Isn’t civilisation a fickle thing?
Remember when it use to be the height of style and sophistication to eat a frozen dinner in front of the telly in one of those plastic compartmentalised trays? I shudder at the memory.
Now the trend is to ditch processed foods and embrace natural ones. From farmgate to the fork. No middlemen. Hallelujah!
This is the philosophy of Justin North owner-chef of Sydney’s award-winning Becasse restaurant.
He is a passionate champion of organic, free-range, and therefore happy meat and vegetables.
Yesterday Justin hosted an Autumn Producer’s Forum at Becasse to give diners a chance to meet his dedicated producers, share their passions and sample their wares in a lunch specially designed to showcase the season’s freshest produce.
Here’s what we were served…
Entree: Seared local marlin with steamed courgette flower, scallop mousseline and pea tendrils
Mixed bread rolls – pumpkin bread, potato bread and sourdough
Three different cuts of Roast Cornish black pork with butternut squash fondant, buttered cabbage, ginger jus and crackling
Cheese course: Tasting of Capparis Goat’s Cheese
Dessert: Goat’s cheesecake, rhubarb, burnt rosemary butter crumble and Lord Nelson Admiral ice cream.
And how much did I enjoy it?
There can be no greater pleasure than enjoying a home-cooked meal someone else has prepared for you.
Knowing the care and time – not too mention the expense – they have taken, only heightens the enjoyment and specialness of the experience. The way to my heart is definitely through my stomach!
With our busy lives, disconnection from our families, community fragmentation and loss of basic cooking skills, home-cooked meals are rarer than an ABC news bulletin without a technical error.
Fortunately I have, in my circle of dear friends, a dinner party duo who, despite a recent relocation to the outskirts of known civilisation (Earlwood, Sydney), have continued their tradition of throwing on the best grub this side of the Equator.
Here is what they served up for a select gathering of eight last Saturday.
George and Derek I salute you!
Entree: Beetroot and goats cheese stack with a wedge of iceberg lettuce, walnuts and a beetroot vinaigrette. Main: 7 hour slow-baked lamb with baked onions and carrots. Accompaniments: sweet potato mash and green beans with toasted almonds.
Cheese: French brie with fruit bread and figs and sheep’s milk, blue-veined taleggio with pear.
Dessert: Spicy poached pears with a white wine sabayon and fresh raspberries
(photos courtesy of George)
Dinner conversation snippets from the night :
“Why is cranberry jelly replacing the far superior red-current jelly on supermarkets shelves?”
“Should we start a DVD club since I don’t read books.”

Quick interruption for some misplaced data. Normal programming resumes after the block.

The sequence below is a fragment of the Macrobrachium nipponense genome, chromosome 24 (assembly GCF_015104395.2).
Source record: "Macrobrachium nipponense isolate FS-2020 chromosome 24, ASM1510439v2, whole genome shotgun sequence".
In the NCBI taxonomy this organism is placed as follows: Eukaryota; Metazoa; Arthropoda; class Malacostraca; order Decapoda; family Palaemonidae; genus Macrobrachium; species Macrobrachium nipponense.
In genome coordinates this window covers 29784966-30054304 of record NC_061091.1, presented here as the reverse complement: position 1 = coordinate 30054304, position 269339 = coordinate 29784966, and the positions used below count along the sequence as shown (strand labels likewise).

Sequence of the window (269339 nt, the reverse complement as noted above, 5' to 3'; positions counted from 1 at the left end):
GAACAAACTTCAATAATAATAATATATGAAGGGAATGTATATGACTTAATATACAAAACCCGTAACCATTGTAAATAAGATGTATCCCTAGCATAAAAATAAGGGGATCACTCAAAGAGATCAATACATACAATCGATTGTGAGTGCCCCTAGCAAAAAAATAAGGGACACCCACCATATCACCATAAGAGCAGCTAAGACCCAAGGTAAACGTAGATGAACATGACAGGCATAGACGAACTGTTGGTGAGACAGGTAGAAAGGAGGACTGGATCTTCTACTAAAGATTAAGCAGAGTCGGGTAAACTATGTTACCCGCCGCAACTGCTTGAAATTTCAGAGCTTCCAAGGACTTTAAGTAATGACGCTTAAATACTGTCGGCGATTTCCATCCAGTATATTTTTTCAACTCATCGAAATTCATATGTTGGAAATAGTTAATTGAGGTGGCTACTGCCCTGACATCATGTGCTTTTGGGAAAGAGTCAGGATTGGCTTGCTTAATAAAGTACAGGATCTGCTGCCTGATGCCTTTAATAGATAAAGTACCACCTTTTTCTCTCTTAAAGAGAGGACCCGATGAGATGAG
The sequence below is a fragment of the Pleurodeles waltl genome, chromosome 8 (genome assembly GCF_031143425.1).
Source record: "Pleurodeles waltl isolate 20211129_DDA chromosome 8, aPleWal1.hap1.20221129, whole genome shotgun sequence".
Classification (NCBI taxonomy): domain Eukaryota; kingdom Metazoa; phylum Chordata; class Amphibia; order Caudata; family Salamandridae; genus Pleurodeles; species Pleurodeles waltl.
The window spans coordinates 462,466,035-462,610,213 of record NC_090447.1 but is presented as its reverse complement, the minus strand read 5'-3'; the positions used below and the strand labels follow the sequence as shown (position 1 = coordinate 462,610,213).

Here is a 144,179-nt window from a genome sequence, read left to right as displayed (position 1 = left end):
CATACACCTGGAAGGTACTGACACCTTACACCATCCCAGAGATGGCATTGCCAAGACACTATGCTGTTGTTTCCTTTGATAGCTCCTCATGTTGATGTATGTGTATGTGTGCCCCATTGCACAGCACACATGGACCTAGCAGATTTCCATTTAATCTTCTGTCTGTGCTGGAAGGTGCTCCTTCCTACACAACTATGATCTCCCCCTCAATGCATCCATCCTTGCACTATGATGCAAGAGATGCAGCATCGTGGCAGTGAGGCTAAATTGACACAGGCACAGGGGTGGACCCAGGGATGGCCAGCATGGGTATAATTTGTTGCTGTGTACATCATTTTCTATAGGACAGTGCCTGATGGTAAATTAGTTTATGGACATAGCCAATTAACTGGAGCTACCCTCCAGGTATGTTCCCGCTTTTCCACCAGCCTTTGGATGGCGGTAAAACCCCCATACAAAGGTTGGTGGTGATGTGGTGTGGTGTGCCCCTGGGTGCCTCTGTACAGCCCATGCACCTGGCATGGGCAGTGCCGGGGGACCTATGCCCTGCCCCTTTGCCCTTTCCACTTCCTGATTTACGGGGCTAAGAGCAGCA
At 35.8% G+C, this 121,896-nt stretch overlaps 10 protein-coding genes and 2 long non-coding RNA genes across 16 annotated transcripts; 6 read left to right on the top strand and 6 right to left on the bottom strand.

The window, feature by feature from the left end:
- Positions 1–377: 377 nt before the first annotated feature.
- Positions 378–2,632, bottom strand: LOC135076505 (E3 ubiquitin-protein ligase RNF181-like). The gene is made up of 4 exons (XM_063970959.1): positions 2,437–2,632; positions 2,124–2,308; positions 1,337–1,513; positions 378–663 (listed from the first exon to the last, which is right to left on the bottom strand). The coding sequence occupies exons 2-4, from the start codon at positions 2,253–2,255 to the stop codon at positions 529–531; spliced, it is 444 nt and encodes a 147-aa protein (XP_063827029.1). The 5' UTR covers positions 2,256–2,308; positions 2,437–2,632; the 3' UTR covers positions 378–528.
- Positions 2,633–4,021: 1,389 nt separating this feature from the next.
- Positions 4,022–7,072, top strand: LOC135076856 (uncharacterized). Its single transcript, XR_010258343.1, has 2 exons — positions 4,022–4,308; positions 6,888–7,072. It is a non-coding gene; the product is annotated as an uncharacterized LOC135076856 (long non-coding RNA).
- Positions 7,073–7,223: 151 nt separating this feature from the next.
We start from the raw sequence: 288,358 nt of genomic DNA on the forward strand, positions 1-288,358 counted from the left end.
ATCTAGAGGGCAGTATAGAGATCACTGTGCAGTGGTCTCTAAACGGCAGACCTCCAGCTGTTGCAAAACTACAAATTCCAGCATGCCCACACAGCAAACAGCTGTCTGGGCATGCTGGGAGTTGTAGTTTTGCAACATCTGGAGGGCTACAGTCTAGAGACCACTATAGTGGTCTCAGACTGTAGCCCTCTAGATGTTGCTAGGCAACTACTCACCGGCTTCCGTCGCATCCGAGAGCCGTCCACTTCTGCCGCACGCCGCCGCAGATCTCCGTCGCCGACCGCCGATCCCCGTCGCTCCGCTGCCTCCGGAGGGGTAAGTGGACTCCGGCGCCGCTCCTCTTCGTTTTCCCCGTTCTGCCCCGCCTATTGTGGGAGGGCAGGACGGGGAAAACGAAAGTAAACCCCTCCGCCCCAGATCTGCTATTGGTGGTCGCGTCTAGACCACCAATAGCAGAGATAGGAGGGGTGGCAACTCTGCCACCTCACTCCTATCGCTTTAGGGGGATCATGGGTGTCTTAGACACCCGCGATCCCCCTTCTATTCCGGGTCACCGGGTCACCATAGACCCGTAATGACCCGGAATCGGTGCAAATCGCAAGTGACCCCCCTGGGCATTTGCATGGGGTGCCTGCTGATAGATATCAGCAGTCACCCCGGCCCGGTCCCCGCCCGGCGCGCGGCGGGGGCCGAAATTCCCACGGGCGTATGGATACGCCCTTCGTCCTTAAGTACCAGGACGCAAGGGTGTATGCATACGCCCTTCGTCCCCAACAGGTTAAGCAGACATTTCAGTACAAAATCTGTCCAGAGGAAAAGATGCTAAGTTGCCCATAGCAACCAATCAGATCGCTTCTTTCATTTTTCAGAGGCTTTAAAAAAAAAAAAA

” ‘Flee the Cheese’ would be a great name for a band.”
“What’s the best way of getting home from here?”
” I’m finding this conversation really boring.”
Actor Eric Bana signs autographs at Star Trek Premiere, Sydney Opera House
(photo: courtesy Sydney Morning Herald)
Trekkies have finally got the Star Trek movie they’ve always wanted. I make a bold prediction that JJ Abrams’ take on the the 40 year old sci-fi franchise will boldly take the cult series to new audiences and new generations. From the opening scene to the closing credits the young cast, and seriously impressive CGI and sound editing, breathe life back into what was becoming a tired format. Eric Bana has proven yet again that he has the baddie genre all sewn up. And can I just add that Bones is hot!
So, what do you serve VIPs gathered at the Opera House for a WORLD PREMIERE? We were greeted with red, green and blue vodka and bailey shots in test tubes, veal pies topped with a swirl of potato mash and pea puree, duck pancakes, tuna and swordfish sashimi, and tasting plates of wild mushroom, asparagus and orecchiette pasta, and beef mussaman curry served with jasmine rice and pappadams. Much better than your usual space rations.The pies were undeniably the big hit. Rove and I caught each other out scoffing them down as we rushed into the screening.
The only downer of the night was the compulsory confiscation of my phone for the duration of the movie – along with 300 others. Paramount Pictures are paranoid that since the premiere was a few weeks before the film’s official release on May 7, illegal images and video grabs may find their way onto the net. Believe me, my 2 pixel phone camera was never going to derail the huge success of this juggernaut!
Its grey and overcast in Sydney. Perfect weather for baking. And with Anzac Day approaching why not make a few batches of Anzac biscuits ?
I have been using this delicious Anzac biscuit recipe since I was 13 years old. It comes from my tattered home economics school cookbook circa 1980 “Cookery the Australian Way’. I still remember Mrs Thorne’s verdict on my first batch, “Never mind Indira – baking’s not for everyone”.
2 cups (180g) rolled oats
1/2 cup (110g) 1A sugar
3/4 cup (100g) plain flour
1 tablespoon golden syrup
1 teaspoon bicarbonate of soda
2 tablespoons boiling water
1/2 cup (125g) butter, melted
Set oven at 160 degrees. Mix oats ,sugar and flour. Mix golden syrup, soda and boiling water. While frothing add melted butter and pour into dry ingredients. Mix thoroughly. Drop in spoonfuls on to a tray allowing room for mixture to spread. Bake at 160 dgrees 18-20 minutes. Cool on cake cooler.